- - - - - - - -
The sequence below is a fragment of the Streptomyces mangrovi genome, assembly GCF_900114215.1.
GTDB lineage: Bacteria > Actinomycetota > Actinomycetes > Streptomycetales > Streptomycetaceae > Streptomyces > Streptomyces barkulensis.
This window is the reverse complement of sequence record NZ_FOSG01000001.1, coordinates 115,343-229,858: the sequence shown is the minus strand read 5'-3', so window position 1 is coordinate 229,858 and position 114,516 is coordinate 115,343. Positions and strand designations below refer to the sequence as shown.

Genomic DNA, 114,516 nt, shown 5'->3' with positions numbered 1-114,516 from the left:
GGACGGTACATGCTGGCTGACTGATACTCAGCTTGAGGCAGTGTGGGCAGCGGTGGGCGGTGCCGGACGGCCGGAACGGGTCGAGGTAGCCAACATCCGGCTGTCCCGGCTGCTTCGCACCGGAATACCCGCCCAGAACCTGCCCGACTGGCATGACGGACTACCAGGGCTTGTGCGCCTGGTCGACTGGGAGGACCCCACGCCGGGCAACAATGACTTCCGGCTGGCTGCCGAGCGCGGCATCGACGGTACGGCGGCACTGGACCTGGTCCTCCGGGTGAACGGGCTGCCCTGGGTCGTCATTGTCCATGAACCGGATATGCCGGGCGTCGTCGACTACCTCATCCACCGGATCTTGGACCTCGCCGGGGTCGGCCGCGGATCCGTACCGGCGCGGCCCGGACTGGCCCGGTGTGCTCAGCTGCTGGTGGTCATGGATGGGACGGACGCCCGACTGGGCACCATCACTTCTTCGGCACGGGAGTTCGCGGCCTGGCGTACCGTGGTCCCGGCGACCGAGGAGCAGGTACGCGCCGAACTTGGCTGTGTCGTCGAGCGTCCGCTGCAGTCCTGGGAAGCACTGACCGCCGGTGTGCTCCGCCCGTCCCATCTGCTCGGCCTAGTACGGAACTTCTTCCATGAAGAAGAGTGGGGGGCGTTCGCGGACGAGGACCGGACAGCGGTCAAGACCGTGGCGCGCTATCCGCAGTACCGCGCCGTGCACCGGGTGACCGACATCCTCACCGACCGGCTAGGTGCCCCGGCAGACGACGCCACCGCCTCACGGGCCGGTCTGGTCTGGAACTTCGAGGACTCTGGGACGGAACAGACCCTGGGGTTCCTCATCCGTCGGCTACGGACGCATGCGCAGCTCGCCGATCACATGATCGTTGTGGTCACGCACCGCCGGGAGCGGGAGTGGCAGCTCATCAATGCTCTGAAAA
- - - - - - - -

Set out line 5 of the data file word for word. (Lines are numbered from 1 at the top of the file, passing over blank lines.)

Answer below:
GGACGGTACATGCTGGCTGACTGATACTCAGCTTGAGGCAGTGTGGGCAGCGGTGGGCGGTGCCGGACGGCCGGAACGGGTCGAGGTAGCCAACATCCGGCTGTCCCGGCTGCTTCGCACCGGAATACCCGCCCAGAACCTGCCCGACTGGCATGACGGACTACCAGGGCTTGTGCGCCTGGTCGACTGGGAGGACCCCACGCCGGGCAACAATGACTTCCGGCTGGCTGCCGAGCGCGGCATCGACGGTACGGCGGCACTGGACCTGGTCCTCCGGGTGAACGGGCTGCCCTGGGTCGTCATTGTCCATGAACCGGATATGCCGGGCGTCGTCGACTACCTCATCCACCGGATCTTGGACCTCGCCGGGGTCGGCCGCGGATCCGTACCGGCGCGGCCCGGACTGGCCCGGTGTGCTCAGCTGCTGGTGGTCATGGATGGGACGGACGCCCGACTGGGCACCATCACTTCTTCGGCACGGGAGTTCGCGGCCTGGCGTACCGTGGTCCCGGCGACCGAGGAGCAGGTACGCGCCGAACTTGGCTGTGTCGTCGAGCGTCCGCTGCAGTCCTGGGAAGCACTGACCGCCGGTGTGCTCCGCCCGTCCCATCTGCTCGGCCTAGTACGGAACTTCTTCCATGAAGAAGAGTGGGGGGCGTTCGCGGACGAGGACCGGACAGCGGTCAAGACCGTGGCGCGCTATCCGCAGTACCGCGCCGTGCACCGGGTGACCGACATCCTCACCGACCGGCTAGGTGCCCCGGCAGACGACGCCACCGCCTCACGGGCCGGTCTGGTCTGGAACTTCGAGGACTCTGGGACGGAACAGACCCTGGGGTTCCTCATCCGTCGGCTACGGACGCATGCGCAGCTCGCCGATCACATGATCGTTGTGGTCACGCACCGCCGGGAGCGGGAGTGGCAGCTCATCAATGCTCTGAAAA